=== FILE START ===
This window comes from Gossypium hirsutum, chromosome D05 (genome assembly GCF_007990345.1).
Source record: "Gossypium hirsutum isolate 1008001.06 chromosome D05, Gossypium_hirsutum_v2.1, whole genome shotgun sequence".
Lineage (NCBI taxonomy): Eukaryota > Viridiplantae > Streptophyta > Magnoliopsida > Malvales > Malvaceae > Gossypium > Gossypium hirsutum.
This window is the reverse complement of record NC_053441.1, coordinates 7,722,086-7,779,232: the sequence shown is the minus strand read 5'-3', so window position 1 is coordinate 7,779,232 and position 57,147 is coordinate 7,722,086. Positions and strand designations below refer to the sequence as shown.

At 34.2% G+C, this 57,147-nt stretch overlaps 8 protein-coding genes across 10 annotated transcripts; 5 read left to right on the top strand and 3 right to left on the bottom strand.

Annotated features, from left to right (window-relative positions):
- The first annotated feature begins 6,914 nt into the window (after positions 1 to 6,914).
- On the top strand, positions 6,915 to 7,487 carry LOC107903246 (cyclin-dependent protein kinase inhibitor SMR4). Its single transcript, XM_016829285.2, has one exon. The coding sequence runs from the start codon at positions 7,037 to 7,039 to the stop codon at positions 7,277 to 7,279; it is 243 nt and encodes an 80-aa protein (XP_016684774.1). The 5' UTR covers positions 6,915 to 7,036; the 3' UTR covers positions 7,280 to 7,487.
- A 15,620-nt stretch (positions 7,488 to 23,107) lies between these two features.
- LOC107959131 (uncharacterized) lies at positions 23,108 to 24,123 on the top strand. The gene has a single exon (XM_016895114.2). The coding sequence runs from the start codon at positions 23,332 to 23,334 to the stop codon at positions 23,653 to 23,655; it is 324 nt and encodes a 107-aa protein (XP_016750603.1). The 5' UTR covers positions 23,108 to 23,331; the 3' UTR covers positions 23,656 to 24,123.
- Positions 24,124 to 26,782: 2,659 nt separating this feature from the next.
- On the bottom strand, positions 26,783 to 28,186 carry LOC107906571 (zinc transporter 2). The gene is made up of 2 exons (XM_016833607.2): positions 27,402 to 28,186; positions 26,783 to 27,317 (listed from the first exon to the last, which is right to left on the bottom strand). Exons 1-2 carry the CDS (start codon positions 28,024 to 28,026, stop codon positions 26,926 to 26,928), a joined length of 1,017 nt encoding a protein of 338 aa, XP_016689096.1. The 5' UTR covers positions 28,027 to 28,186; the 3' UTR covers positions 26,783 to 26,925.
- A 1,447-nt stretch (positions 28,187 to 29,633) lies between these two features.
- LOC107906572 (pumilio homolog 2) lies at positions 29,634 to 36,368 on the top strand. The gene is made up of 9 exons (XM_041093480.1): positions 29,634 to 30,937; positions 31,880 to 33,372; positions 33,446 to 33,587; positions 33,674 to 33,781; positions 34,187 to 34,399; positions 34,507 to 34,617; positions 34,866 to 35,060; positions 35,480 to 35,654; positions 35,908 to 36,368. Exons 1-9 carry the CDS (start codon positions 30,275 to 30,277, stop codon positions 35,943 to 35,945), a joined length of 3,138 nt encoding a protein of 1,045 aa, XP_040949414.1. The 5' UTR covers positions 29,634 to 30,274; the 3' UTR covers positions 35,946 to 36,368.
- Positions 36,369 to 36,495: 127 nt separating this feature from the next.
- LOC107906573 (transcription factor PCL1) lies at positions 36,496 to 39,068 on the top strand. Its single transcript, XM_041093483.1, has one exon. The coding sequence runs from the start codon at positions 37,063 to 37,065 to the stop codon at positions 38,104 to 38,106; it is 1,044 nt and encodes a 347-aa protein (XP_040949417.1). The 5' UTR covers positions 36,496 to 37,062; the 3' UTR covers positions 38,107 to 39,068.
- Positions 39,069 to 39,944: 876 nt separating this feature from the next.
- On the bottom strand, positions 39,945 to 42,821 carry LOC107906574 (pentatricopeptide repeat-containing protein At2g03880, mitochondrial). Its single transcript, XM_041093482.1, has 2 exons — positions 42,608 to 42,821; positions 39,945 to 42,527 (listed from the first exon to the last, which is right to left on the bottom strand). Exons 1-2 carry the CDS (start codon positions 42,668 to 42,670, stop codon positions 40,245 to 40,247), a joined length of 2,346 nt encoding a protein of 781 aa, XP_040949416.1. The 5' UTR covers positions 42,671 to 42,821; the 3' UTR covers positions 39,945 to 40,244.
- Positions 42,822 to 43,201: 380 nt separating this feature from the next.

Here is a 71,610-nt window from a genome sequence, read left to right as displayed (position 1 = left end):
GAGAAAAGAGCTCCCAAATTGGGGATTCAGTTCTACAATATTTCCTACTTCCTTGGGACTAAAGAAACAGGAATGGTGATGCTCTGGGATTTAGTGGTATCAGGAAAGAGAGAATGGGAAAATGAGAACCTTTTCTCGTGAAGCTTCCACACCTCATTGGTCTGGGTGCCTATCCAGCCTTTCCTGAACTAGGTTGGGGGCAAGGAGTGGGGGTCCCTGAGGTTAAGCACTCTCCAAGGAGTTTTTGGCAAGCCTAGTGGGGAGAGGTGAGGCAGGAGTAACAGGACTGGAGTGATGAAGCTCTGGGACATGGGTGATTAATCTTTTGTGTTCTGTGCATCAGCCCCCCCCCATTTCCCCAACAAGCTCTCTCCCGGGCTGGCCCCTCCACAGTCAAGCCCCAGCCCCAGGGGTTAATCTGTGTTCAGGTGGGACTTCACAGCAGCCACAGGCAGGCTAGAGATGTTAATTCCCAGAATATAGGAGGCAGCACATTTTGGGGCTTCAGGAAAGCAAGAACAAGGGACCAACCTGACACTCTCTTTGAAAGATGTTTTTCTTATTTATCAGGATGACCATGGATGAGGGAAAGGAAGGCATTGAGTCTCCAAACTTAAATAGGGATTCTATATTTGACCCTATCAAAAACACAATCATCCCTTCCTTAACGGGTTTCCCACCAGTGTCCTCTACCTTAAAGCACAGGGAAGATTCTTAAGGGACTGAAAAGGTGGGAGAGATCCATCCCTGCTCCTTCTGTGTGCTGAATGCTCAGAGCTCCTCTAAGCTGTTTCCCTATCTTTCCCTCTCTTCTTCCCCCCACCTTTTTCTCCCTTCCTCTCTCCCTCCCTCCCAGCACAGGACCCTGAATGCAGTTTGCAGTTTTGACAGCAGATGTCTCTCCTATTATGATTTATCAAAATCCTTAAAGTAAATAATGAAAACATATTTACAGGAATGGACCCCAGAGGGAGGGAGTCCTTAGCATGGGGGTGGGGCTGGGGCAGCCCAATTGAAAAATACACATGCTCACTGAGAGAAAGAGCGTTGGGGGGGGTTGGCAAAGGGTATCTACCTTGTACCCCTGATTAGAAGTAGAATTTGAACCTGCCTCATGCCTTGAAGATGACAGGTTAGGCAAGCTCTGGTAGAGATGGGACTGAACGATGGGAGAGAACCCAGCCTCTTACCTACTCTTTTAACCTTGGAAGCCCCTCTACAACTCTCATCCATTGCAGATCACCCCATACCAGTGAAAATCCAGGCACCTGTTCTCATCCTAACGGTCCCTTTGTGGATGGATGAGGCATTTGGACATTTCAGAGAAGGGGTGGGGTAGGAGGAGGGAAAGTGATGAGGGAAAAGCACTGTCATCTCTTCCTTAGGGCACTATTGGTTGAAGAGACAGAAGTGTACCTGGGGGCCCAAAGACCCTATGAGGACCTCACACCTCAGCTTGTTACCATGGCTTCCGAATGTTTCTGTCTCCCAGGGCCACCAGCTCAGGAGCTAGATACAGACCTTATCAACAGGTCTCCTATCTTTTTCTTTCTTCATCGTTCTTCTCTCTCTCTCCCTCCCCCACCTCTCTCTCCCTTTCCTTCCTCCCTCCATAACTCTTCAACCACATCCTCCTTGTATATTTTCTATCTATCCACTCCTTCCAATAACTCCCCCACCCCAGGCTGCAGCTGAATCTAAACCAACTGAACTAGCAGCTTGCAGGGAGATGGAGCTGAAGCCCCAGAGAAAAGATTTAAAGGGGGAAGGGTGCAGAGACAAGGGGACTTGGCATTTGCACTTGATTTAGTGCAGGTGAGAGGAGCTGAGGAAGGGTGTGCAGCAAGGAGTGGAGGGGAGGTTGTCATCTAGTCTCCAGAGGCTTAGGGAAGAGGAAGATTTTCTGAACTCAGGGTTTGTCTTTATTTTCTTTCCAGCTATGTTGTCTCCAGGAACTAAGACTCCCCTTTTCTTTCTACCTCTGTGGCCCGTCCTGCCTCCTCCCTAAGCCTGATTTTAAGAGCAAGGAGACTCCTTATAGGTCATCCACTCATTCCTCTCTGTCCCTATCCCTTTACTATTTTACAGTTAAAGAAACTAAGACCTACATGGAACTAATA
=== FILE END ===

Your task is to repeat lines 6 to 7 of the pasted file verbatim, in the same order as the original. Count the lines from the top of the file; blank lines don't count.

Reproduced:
Annotated features, from left to right (window-relative positions):
- The first annotated feature begins 6,914 nt into the window (after positions 1 to 6,914).